Deadpool has obviously had a long, challenging road to the big screen. Making his cinematic debut in 2009’s X-Men Origins: Wolverine certainly didn’t help things. Made during the infamous 2007-2008 Writers Guild Strike, the movie was filmed largely without a script. With virtually no material to work off of, Ryan Reynolds was forced to improvise most of his own material, only to have his mouth sewn shut for the latter half of the movie.
That character never felt like Deadpool. He never looked like Deadpool. He never wore his iconic costume, never exhibited his iconic personality and had… shall we say an “interesting” interpretation of his power set. It was, in short, a train wreck that single-handed spent all of the good will that the franchise had built up over a full decade of production.
It’s honestly a wonder that Fox decided to move ahead with the character after that, so reviled was the character’s first big screen outing. But with cinematic universes rapidly becoming the standard for the genre and possessing such a vast swath of popular characters, the film studio had little reason to hold back, though some carefully leaked test footage of what would eventually become the movie’s opening car chase proved to be the perfect proof of concept for the film, offering the studio enough support to fully finance the film to completion.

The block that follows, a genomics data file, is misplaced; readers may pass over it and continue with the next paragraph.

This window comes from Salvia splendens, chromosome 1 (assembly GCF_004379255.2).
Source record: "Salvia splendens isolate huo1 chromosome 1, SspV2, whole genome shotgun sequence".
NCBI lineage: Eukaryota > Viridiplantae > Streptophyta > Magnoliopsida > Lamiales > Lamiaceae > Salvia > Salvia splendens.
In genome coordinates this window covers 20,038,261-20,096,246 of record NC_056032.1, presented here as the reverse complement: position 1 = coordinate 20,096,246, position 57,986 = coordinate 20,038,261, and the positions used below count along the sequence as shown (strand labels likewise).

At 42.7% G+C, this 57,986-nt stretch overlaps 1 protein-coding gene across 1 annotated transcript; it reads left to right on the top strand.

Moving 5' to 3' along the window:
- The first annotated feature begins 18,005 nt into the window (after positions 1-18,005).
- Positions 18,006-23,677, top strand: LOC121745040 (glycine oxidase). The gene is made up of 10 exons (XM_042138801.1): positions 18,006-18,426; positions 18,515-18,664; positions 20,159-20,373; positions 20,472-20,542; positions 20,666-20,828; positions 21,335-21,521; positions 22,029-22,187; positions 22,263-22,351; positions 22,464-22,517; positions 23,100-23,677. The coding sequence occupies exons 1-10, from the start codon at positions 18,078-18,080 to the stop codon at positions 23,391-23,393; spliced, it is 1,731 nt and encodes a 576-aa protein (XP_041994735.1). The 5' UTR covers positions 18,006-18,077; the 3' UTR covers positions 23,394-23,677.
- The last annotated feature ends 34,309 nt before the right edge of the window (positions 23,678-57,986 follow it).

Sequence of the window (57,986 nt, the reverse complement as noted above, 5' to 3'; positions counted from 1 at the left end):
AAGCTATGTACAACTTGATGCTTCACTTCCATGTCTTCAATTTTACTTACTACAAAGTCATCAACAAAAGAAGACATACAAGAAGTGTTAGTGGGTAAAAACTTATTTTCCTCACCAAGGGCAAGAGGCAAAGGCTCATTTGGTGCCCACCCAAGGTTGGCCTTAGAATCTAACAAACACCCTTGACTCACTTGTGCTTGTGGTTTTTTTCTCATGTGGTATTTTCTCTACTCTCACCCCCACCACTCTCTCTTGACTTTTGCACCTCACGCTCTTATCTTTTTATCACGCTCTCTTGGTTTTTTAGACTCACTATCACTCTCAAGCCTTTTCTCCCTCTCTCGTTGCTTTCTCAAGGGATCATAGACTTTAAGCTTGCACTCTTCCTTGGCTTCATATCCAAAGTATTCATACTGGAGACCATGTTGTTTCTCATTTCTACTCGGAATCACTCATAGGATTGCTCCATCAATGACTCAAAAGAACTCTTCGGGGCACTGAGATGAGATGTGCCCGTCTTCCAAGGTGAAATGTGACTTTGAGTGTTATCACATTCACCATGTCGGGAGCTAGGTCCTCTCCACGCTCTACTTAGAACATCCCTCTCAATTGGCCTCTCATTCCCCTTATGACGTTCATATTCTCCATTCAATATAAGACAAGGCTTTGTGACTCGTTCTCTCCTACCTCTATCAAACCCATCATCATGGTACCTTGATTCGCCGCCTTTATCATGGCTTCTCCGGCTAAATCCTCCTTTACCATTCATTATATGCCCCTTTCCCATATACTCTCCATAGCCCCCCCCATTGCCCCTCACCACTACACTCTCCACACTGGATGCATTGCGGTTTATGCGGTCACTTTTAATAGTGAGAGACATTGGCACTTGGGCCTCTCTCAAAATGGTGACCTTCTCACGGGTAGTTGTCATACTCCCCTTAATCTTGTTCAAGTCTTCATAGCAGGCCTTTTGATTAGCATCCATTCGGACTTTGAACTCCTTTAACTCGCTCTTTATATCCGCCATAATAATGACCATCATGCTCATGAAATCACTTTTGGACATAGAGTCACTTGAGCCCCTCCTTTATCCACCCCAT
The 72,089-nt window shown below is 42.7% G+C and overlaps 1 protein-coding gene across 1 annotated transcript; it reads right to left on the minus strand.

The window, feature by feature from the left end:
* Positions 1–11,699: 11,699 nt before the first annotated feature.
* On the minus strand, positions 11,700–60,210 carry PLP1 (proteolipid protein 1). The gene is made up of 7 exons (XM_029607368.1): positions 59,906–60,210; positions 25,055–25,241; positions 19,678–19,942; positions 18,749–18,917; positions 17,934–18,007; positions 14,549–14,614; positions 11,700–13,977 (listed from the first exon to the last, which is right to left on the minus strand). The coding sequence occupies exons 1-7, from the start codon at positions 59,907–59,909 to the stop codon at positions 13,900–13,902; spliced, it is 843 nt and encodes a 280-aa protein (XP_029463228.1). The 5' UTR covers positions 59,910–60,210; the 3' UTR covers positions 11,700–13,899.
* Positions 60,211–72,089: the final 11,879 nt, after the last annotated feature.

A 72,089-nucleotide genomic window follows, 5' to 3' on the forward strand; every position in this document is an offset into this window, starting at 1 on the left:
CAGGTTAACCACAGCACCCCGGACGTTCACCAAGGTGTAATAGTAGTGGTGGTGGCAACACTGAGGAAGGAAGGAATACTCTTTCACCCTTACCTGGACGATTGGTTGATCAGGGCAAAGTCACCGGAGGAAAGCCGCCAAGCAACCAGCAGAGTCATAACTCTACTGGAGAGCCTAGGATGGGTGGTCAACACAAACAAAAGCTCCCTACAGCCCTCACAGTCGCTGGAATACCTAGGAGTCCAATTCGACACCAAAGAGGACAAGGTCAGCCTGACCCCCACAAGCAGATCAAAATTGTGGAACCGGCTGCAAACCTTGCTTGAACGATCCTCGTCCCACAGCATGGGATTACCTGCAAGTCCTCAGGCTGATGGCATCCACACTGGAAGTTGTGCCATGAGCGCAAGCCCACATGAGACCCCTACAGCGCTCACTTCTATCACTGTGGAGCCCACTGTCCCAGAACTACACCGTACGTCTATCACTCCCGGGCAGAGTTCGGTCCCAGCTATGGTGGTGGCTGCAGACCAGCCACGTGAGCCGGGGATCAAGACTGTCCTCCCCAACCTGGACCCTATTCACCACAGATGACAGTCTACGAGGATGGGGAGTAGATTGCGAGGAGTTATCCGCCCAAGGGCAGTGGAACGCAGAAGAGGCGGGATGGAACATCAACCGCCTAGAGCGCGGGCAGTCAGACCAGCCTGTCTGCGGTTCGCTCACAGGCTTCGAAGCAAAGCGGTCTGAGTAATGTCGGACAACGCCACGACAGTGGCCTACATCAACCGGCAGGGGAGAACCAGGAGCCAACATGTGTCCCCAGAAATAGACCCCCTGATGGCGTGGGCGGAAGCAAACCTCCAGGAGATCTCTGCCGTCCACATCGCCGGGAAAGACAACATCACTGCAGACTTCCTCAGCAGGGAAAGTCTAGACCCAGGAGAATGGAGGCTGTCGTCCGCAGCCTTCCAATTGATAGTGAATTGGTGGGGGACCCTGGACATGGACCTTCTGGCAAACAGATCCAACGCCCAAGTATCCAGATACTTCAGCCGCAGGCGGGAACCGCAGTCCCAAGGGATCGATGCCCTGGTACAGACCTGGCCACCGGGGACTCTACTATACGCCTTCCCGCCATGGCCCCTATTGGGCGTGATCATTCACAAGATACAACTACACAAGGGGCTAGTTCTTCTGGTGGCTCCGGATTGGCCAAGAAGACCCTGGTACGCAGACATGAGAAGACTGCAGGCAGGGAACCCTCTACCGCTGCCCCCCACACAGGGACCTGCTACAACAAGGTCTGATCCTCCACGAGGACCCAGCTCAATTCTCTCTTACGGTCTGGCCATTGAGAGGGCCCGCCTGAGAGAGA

But for as exceptional as the movie eventually proved to be — and, trust me, it was exceptional — the franchise’s greatest strength has been its pitch perfect marketing. From its irreverent, often crass, brand of viral-ready comedy to its intricate meta-humor, the films have always presented themselves in the best possible light. Not only have they been accurate to the content of the films themselves (so that nobody could possibly accuse it of the same deceptive tactics used by Warner Bros for DCEU movies like Suicide Squad, but they have become must-see skits in their own right.
Think about it. Deadpool takes so long changing into his costume in a nearby phonebooth that the man he was trying to save gets shot dead in the street. Deadpool channels his inner Bob Ross while practicing his painting. Deadpool does the iconic Flashdance dance while being sprayed with bullets from above. Every last one of these is viral marketing gold and is worth seeing beyond the fact that it’s merely just a commercial. This is Superbowl-level must-see TV.
Whoever is in charge of selling these movies to the public is in a desperate need of a raise. They have doubtless sold just as many tickets for them as anything the comic writers, Ryan Reynolds (aka “God’s Perfect Idiot”) and Fox has over the last couple of years.